Attention marketing

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Attention marketing is the term, coined[1] by internet entrepreneur Steve Jelley to describe a particular business model that has evolved around the growth of social media on the internet. It was popularized by the book Purple Cow: Transform Your Business by Being Remarkable by Seth Godin.

The phenomenon is an extension of marketing, which describes the generation of consumer interest or inquiry into products or services of a business. Traditionally, businesses have generated customers using the techniques of Internet marketing, such as search engine marketing (SEM), search engine optimization (SEO), banner ads on specific websites, email marketing, and mobile advertising.

Social media companies such as Facebook, Twitter and Pinterest, by contrast, do not rely on these tools to generate user attention. User-generated content makes up the majority content on these sites; users therefore view content on the sites according to what interests them most.[2][3] This behaviour collapses the traditional barriers between content, distribution and marketing, as any activity on a social media site effectively achieves all these three functions simultaneously.

Business opportunity[edit]

Rather than interrupting users' attention in order to market to them, the business opportunity available to social media in capturing people’s attention and channelling this attention to an appropriate vendor when it presents itself as a genuine desire to buy.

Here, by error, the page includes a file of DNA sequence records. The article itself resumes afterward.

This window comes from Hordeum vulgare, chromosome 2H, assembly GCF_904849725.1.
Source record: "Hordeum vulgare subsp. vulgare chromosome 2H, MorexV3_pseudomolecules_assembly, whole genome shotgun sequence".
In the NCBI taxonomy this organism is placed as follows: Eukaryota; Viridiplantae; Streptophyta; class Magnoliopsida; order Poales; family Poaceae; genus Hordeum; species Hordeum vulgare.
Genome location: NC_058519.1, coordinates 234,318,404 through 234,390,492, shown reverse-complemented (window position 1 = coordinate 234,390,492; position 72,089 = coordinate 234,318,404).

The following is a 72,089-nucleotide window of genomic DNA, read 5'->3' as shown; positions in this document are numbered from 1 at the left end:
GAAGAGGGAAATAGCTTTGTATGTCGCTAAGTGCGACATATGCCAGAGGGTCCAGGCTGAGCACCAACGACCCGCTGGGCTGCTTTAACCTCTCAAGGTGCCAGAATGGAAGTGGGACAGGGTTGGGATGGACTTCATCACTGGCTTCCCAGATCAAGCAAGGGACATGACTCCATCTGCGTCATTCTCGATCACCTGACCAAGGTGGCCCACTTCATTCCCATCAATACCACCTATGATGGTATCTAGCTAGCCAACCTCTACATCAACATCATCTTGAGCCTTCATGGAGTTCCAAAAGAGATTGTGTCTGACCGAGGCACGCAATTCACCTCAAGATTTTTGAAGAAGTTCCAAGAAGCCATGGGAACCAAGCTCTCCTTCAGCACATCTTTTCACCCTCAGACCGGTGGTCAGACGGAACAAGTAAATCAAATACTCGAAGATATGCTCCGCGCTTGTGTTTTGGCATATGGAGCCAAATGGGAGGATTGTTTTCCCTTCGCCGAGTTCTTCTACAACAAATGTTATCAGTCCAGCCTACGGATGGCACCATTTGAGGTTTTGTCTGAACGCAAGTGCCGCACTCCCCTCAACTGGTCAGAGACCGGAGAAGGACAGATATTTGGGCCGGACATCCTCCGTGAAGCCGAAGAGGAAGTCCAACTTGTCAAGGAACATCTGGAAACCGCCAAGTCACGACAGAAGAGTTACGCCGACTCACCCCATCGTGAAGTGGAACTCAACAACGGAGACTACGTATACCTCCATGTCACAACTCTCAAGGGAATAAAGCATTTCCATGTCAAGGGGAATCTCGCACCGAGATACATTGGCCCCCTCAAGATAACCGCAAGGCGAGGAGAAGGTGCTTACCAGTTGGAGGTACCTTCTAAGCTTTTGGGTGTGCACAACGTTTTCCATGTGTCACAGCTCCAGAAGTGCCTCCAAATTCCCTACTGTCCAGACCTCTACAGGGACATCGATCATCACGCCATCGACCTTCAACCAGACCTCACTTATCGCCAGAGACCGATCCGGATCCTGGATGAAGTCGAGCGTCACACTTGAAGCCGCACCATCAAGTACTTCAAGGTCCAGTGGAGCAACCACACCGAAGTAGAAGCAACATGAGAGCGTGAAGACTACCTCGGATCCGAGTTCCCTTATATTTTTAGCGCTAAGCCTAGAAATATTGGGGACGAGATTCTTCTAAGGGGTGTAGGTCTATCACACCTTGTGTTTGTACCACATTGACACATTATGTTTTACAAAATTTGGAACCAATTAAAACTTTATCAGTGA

Previously, it was very difficult and expensive for business to market themselves on anything other than a mass, or broadcast basis. Targeting messages to individuals, at any kind of effective scale, was all but impossible. But social media has changed that. By using social media channels to target according to users' attention, business and other organisations can make their messages far more relevant and appropriate to individual consumers.

For businesses to suddenly shift commercial focus from the mass attention of a broad audience to the particular attention of individuals, however, requires a complete change of corporate mindset. Inside media and marketing organisations, content production, distribution and marketing have traditionally occupied different - and usually warring - silos. Because of the intimate connection between the content and the opportunity to create a lead, however, attention marketing necessarily collapses these silos and brings them together.

References[edit]

  1. ^ Flint, James (12 March 2012). "Attention marketing, the real social revolution". The Telegraph. Retrieved 11 April 2012. 
  2. ^ Constine, Josh. "Facebook Ads Can Now Be Optimized To Drive Any On-Facebook Action, Such As In-App Purchases, Shares, Offer Claims". TechCrunch. Retrieved 23 April 2012. 
  3. ^ Srinivasan, Rags. "How much does Pinterest actually make?". GigaOm. Retrieved 23 April 2012.